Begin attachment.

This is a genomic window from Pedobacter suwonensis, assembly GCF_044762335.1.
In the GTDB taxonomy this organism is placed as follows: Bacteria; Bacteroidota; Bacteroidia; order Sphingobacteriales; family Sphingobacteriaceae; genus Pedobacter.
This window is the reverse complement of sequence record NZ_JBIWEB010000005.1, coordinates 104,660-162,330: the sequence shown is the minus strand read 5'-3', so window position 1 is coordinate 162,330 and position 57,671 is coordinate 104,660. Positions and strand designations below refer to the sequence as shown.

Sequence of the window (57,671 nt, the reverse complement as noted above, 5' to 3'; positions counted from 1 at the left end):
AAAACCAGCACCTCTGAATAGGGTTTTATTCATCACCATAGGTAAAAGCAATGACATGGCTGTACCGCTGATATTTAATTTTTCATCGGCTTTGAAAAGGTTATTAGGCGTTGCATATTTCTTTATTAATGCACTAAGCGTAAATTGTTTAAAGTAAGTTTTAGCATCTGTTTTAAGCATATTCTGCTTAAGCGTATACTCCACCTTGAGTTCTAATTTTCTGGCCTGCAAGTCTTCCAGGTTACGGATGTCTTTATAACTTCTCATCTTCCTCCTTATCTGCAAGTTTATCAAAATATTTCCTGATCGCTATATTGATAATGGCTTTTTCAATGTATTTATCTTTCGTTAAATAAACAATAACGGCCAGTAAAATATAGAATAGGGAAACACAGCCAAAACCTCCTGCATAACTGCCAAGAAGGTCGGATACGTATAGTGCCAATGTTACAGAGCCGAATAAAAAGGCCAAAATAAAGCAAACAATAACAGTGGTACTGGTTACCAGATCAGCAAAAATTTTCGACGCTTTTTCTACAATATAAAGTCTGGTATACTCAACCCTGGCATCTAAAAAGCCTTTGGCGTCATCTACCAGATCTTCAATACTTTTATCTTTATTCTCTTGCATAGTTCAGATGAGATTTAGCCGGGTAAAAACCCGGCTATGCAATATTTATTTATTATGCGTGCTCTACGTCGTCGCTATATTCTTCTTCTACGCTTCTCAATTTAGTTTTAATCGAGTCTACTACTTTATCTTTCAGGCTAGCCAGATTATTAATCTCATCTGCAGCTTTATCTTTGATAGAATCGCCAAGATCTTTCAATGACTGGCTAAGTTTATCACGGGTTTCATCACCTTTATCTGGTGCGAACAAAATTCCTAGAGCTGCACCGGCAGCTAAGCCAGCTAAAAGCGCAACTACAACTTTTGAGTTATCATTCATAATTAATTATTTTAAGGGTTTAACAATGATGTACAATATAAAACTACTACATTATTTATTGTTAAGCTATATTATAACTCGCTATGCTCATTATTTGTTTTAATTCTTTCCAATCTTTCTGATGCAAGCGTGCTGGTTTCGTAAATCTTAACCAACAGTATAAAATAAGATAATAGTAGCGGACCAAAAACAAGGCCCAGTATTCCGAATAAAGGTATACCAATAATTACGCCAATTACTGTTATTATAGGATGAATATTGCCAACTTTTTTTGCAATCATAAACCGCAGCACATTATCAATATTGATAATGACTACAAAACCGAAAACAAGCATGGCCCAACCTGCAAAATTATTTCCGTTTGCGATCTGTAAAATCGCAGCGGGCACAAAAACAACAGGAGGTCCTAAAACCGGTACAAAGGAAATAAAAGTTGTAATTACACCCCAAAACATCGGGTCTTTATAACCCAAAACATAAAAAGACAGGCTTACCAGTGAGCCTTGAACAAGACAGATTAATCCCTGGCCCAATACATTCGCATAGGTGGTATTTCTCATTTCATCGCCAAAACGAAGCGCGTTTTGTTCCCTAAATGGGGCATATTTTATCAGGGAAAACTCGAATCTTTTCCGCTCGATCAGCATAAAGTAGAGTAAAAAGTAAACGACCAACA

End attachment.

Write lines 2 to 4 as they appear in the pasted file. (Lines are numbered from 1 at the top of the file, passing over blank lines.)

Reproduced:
In the GTDB taxonomy this organism is placed as follows: Bacteria; Bacteroidota; Bacteroidia; order Sphingobacteriales; family Sphingobacteriaceae; genus Pedobacter.
This window is the reverse complement of sequence record NZ_JBIWEB010000005.1, coordinates 104,660-162,330: the sequence shown is the minus strand read 5'-3', so window position 1 is coordinate 162,330 and position 57,671 is coordinate 104,660. Positions and strand designations below refer to the sequence as shown.

Sequence of the window (57,671 nt, the reverse complement as noted above, 5' to 3'; positions counted from 1 at the left end):